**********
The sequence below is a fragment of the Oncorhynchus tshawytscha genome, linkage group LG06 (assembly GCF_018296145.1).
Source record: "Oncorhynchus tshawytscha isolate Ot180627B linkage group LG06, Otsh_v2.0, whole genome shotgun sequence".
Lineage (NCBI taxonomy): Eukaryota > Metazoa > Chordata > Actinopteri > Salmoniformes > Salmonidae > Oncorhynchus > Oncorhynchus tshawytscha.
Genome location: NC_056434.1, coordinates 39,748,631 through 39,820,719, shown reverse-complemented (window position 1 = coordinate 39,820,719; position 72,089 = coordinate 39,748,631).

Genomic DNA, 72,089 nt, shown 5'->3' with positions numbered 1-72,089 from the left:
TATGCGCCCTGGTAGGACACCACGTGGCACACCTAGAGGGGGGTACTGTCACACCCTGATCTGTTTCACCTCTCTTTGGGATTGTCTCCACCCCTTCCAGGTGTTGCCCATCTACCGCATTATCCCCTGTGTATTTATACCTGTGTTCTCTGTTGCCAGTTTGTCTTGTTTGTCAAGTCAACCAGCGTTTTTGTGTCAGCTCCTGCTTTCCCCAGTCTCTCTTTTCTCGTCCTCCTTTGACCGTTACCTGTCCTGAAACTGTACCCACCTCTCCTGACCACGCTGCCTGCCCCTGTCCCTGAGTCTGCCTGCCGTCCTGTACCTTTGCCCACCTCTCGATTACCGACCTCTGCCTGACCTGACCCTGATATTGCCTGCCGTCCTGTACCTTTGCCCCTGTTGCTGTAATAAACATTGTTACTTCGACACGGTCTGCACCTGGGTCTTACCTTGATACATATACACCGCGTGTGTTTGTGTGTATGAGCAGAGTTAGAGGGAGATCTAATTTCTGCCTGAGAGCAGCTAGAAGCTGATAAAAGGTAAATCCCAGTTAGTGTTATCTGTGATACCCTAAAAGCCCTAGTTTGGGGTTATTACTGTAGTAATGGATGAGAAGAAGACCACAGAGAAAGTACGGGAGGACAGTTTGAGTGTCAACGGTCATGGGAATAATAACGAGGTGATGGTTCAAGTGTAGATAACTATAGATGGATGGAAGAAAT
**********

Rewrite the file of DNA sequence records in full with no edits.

The sequence below is a fragment of the Oncorhynchus tshawytscha genome, linkage group LG06 (assembly GCF_018296145.1).
Source record: "Oncorhynchus tshawytscha isolate Ot180627B linkage group LG06, Otsh_v2.0, whole genome shotgun sequence".
Lineage (NCBI taxonomy): Eukaryota > Metazoa > Chordata > Actinopteri > Salmoniformes > Salmonidae > Oncorhynchus > Oncorhynchus tshawytscha.
Genome location: NC_056434.1, coordinates 39,748,631 through 39,820,719, shown reverse-complemented (window position 1 = coordinate 39,820,719; position 72,089 = coordinate 39,748,631).

Genomic DNA, 72,089 nt, shown 5'->3' with positions numbered 1-72,089 from the left:
TATGCGCCCTGGTAGGACACCACGTGGCACACCTAGAGGGGGGTACTGTCACACCCTGATCTGTTTCACCTCTCTTTGGGATTGTCTCCACCCCTTCCAGGTGTTGCCCATCTACCGCATTATCCCCTGTGTATTTATACCTGTGTTCTCTGTTGCCAGTTTGTCTTGTTTGTCAAGTCAACCAGCGTTTTTGTGTCAGCTCCTGCTTTCCCCAGTCTCTCTTTTCTCGTCCTCCTTTGACCGTTACCTGTCCTGAAACTGTACCCACCTCTCCTGACCACGCTGCCTGCCCCTGTCCCTGAGTCTGCCTGCCGTCCTGTACCTTTGCCCACCTCTCGATTACCGACCTCTGCCTGACCTGACCCTGATATTGCCTGCCGTCCTGTACCTTTGCCCCTGTTGCTGTAATAAACATTGTTACTTCGACACGGTCTGCACCTGGGTCTTACCTTGATACATATACACCGCGTGTGTTTGTGTGTATGAGCAGAGTTAGAGGGAGATCTAATTTCTGCCTGAGAGCAGCTAGAAGCTGATAAAAGGTAAATCCCAGTTAGTGTTATCTGTGATACCCTAAAAGCCCTAGTTTGGGGTTATTACTGTAGTAATGGATGAGAAGAAGACCACAGAGAAAGTACGGGAGGACAGTTTGAGTGTCAACGGTCATGGGAATAATAACGAGGTGATGGTTCAAGTGTAGATAACTATAGATGGATGGAAGAAAT